As the dust settles on the 2015 General Election, and the first majority Conservative Government in 18 years takes the reins, there are still some questions surrounding the most hotly contested race for No. 10 we’ve seen for many years. How did the pollsters get it so wrong? What happened to the ‘social media’ election? Who will become Labour’s next leader and is ‘first past the post’ a bankrupt voting system?
All valid questions but the one that has created the most debate amongst the team is whether in today’s digital world, it is still rude to talk about who you voted for? As election fever gripped the office (I actually started to burn up at about 3 o’clock with excitement), discussions became louder and more intense as the day rolled on and the outcome remained uncertain. For some, it was the first time they could vote and naturally there was lots of talk about which party they should vote for, what policies and issues affect them most and all-important questions like, can you take a selfie from the polling booth or vote whilst drunk?!
I’m going to take you back to 1992. Sitting in the kitchen with my Mum watching the news on a very small portable TV. I have a vivid memory of John Mayor addressing the nation, the Conservatives had just won the election and he was Prime Minister. At eight years old, I didn’t know who he was (I hadn’t even discovered Take That then) but I can remember my mum making it very clear you did not talk about who you voted for. And so, a political geek was born…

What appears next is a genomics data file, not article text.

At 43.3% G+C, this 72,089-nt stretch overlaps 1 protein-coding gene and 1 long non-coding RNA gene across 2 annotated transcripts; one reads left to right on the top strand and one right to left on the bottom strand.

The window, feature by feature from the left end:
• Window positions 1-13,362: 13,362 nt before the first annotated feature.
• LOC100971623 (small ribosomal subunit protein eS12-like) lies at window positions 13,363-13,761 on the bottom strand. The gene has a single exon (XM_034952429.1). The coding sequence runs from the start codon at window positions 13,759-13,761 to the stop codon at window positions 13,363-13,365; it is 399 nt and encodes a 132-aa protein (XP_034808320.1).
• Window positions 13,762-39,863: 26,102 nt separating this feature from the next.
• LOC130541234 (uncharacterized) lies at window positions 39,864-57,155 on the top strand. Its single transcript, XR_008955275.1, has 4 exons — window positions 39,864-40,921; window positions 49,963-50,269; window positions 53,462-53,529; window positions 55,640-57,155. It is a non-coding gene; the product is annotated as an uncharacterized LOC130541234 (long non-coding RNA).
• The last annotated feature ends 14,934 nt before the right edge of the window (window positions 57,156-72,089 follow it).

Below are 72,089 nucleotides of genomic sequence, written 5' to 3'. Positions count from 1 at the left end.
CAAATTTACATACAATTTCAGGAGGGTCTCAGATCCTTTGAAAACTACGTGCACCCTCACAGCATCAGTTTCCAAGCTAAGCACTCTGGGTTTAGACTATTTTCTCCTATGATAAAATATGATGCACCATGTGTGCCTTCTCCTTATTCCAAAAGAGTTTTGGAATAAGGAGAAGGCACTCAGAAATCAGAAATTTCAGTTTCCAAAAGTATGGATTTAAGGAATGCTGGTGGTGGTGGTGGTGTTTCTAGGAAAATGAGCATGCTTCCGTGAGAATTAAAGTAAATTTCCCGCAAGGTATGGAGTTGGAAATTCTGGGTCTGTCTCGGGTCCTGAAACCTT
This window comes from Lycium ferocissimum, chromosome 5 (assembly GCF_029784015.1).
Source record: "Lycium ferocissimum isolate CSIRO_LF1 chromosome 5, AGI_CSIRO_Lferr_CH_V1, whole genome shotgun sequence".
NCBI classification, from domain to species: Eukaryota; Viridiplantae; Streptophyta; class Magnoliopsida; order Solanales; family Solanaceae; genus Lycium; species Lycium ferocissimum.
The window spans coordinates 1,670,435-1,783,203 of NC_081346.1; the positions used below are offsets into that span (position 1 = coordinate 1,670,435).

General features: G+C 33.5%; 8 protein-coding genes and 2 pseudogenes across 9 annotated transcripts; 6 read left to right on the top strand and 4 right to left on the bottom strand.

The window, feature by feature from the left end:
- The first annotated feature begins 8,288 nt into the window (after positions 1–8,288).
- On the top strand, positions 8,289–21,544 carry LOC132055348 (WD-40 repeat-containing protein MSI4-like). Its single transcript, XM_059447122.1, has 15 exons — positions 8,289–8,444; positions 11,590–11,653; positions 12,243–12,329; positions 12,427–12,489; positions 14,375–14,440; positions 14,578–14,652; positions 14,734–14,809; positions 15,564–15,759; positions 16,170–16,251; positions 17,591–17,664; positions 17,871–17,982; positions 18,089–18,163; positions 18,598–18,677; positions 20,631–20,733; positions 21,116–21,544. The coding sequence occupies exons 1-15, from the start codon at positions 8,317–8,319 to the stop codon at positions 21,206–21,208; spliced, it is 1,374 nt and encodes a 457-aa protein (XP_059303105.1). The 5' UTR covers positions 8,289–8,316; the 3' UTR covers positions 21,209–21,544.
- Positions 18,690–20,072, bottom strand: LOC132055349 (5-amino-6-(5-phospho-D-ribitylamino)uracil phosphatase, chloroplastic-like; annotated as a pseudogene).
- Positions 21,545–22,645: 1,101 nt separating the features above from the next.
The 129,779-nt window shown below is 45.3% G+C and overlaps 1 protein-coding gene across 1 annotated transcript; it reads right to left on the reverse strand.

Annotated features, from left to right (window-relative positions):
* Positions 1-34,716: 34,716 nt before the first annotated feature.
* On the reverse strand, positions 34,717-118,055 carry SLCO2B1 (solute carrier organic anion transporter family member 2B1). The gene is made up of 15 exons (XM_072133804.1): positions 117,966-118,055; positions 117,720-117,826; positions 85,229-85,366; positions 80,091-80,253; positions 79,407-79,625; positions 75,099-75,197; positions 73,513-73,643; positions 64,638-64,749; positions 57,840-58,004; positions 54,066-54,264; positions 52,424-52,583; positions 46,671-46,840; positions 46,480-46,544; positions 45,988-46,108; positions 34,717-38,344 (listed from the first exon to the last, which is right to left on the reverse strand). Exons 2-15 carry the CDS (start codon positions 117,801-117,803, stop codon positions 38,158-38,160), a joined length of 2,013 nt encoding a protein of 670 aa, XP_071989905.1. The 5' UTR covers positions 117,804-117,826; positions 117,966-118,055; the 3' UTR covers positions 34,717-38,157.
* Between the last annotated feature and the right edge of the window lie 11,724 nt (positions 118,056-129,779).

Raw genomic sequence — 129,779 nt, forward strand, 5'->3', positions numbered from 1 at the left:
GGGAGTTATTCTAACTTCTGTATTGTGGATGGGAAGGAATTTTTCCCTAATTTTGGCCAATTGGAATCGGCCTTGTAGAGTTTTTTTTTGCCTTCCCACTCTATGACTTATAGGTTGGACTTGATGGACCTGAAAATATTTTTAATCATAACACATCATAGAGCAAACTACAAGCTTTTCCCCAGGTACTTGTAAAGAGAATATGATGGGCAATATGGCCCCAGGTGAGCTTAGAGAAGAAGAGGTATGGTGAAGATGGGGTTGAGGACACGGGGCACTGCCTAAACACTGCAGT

A trusted source on British etiquette Debrett’s, offers some guidance around communicating and conversation techniques, and topics you should never talk about are ‘money, illness or death, religion and politics’ and ‘don’t talk shop to people other than colleagues.’
But in today’s digital world where people have a tendency to over share and everyone broadcasts their opinions and ideas to a global audience with words, images and videos, are these taboo topics still off limits?
In what was meant to be the ‘first social media election’ it is questionable whether the digital revolution ever really took off. Although, social media gave us #milifandom and Labour dominated the Twittersphere on election day, traditional newspapers continued to set the agenda for the daily broadcast of election news.
While the jury is out on the impact social media has had on the election, one thing is certain, more people were talking about the general election campaign than ever before – not surprising given that time spent online has doubled in the UK since 2005. In the week leading up to the election there were almost 500,000 uses of one hashtag alone – #GE2015. One tweeter even asked the party leaders to favourite his tweet – and the quickest got his vote, that would be @nick_clegg.
Politics brings out the passion in people and democracy means people can have their say, whether digitally or round the dinner table. If it gets people engaged and voting then that is a good thing in my book, but perhaps we need to bring in some of the thinking behind talking politics at the dinner table to social media. There are ways to talk about politics online without losing friends. So whatever the topic: think before you tweet, remember not everyone will share your views and above all else, be polite.